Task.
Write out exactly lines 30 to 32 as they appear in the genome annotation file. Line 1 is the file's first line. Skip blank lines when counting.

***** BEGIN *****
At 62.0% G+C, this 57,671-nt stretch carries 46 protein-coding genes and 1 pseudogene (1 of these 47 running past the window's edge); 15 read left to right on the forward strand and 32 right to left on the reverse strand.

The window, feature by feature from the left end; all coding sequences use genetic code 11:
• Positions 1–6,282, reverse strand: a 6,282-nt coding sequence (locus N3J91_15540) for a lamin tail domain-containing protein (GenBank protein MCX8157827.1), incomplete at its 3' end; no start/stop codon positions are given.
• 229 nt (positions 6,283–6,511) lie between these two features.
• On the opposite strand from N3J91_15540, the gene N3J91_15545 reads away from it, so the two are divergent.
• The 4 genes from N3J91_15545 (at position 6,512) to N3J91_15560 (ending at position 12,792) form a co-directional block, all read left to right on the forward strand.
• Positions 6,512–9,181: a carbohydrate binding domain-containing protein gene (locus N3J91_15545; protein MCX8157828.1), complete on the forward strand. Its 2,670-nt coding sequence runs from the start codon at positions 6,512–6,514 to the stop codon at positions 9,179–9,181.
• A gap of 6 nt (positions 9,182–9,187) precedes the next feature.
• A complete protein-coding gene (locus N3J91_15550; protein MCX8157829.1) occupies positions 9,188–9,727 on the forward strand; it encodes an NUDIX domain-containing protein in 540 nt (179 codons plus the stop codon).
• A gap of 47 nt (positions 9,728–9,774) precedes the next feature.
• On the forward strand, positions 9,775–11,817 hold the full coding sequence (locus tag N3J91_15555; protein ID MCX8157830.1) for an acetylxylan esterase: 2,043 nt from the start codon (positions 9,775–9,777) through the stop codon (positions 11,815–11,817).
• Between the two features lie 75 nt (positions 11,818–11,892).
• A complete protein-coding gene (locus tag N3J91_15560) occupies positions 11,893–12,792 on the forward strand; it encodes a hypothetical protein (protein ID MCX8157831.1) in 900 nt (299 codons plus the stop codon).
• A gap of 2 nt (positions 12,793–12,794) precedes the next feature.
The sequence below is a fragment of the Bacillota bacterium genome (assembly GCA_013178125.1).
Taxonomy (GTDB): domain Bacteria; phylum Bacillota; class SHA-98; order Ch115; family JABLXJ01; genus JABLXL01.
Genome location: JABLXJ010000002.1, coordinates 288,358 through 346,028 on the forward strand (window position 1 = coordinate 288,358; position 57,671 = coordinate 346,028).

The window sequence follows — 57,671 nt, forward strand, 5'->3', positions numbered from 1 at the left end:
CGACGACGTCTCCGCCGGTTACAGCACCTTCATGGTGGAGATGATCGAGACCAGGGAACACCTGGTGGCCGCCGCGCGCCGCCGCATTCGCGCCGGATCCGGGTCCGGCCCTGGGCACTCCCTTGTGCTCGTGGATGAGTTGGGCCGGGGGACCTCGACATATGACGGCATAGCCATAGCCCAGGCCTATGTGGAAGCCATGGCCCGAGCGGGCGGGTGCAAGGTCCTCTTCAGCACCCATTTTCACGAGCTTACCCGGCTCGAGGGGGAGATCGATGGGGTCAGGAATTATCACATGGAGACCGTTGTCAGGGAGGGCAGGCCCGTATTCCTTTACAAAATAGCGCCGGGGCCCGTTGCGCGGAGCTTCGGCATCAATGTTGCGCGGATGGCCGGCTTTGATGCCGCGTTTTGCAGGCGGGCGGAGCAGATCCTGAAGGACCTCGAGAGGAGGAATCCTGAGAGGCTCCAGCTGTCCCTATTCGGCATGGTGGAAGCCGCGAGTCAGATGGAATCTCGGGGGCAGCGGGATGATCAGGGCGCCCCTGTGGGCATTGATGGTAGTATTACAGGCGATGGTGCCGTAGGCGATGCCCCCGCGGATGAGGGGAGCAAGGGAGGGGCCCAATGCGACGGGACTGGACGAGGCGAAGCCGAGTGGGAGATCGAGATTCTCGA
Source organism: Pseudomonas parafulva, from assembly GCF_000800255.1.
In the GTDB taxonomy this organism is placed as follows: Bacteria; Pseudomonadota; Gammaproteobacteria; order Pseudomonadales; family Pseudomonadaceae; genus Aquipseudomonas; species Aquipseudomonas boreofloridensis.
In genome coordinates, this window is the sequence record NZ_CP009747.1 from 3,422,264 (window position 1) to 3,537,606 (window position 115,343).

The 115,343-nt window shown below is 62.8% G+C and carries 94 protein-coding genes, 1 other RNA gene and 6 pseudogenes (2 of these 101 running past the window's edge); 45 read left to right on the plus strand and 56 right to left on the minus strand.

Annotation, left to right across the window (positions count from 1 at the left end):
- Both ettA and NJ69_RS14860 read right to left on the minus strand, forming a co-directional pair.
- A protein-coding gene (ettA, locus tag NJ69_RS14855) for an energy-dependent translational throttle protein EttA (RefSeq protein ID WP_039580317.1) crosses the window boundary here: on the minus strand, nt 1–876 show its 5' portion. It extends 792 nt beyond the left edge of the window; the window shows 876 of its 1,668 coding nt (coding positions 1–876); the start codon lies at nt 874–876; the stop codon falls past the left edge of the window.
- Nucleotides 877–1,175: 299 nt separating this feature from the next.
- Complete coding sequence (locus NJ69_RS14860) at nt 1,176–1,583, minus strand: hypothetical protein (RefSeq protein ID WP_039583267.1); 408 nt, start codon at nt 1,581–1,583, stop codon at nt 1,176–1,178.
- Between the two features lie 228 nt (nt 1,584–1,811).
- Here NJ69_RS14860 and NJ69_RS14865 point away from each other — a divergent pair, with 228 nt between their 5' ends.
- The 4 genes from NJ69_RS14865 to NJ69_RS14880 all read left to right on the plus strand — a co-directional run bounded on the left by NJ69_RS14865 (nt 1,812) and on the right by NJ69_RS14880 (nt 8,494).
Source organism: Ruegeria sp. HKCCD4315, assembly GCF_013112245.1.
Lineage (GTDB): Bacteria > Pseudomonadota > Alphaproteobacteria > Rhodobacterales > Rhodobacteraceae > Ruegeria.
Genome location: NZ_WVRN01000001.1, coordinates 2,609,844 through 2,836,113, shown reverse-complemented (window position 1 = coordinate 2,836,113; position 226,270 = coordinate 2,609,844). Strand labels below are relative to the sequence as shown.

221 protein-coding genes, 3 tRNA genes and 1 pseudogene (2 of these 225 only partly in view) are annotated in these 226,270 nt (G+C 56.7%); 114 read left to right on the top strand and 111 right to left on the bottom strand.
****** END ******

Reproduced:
- Here NJ69_RS14860 and NJ69_RS14865 point away from each other — a divergent pair, with 228 nt between their 5' ends.
- The 4 genes from NJ69_RS14865 to NJ69_RS14880 all read left to right on the plus strand — a co-directional run bounded on the left by NJ69_RS14865 (nt 1,812) and on the right by NJ69_RS14880 (nt 8,494).
Source organism: Ruegeria sp. HKCCD4315, assembly GCF_013112245.1.